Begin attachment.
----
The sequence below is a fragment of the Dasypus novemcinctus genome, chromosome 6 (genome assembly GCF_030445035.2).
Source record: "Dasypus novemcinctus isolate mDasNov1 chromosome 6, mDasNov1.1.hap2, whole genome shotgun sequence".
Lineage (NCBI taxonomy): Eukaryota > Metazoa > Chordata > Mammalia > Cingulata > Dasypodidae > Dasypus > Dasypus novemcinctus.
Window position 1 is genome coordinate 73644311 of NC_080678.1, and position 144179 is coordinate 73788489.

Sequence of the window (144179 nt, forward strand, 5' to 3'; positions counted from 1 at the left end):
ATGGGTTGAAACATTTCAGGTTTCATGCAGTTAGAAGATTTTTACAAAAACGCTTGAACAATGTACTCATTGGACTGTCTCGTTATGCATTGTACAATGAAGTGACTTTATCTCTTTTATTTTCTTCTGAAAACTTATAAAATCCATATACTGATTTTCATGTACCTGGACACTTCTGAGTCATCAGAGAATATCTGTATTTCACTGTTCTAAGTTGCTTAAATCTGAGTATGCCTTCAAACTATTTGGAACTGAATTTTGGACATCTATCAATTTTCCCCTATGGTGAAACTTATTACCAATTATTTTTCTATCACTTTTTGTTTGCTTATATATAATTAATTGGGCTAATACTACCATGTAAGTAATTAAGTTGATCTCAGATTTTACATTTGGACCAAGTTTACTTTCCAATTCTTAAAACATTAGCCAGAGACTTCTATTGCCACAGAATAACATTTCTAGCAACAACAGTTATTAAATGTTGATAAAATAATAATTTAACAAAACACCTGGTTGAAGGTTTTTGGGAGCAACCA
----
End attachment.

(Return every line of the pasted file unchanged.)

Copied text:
The sequence below is a fragment of the Dasypus novemcinctus genome, chromosome 6 (genome assembly GCF_030445035.2).
Source record: "Dasypus novemcinctus isolate mDasNov1 chromosome 6, mDasNov1.1.hap2, whole genome shotgun sequence".
Lineage (NCBI taxonomy): Eukaryota > Metazoa > Chordata > Mammalia > Cingulata > Dasypodidae > Dasypus > Dasypus novemcinctus.
Window position 1 is genome coordinate 73644311 of NC_080678.1, and position 144179 is coordinate 73788489.

Sequence of the window (144179 nt, forward strand, 5' to 3'; positions counted from 1 at the left end):
ATGGGTTGAAACATTTCAGGTTTCATGCAGTTAGAAGATTTTTACAAAAACGCTTGAACAATGTACTCATTGGACTGTCTCGTTATGCATTGTACAATGAAGTGACTTTATCTCTTTTATTTTCTTCTGAAAACTTATAAAATCCATATACTGATTTTCATGTACCTGGACACTTCTGAGTCATCAGAGAATATCTGTATTTCACTGTTCTAAGTTGCTTAAATCTGAGTATGCCTTCAAACTATTTGGAACTGAATTTTGGACATCTATCAATTTTCCCCTATGGTGAAACTTATTACCAATTATTTTTCTATCACTTTTTGTTTGCTTATATATAATTAATTGGGCTAATACTACCATGTAAGTAATTAAGTTGATCTCAGATTTTACATTTGGACCAAGTTTACTTTCCAATTCTTAAAACATTAGCCAGAGACTTCTATTGCCACAGAATAACATTTCTAGCAACAACAGTTATTAAATGTTGATAAAATAATAATTTAACAAAACACCTGGTTGAAGGTTTTTGGGAGCAACCA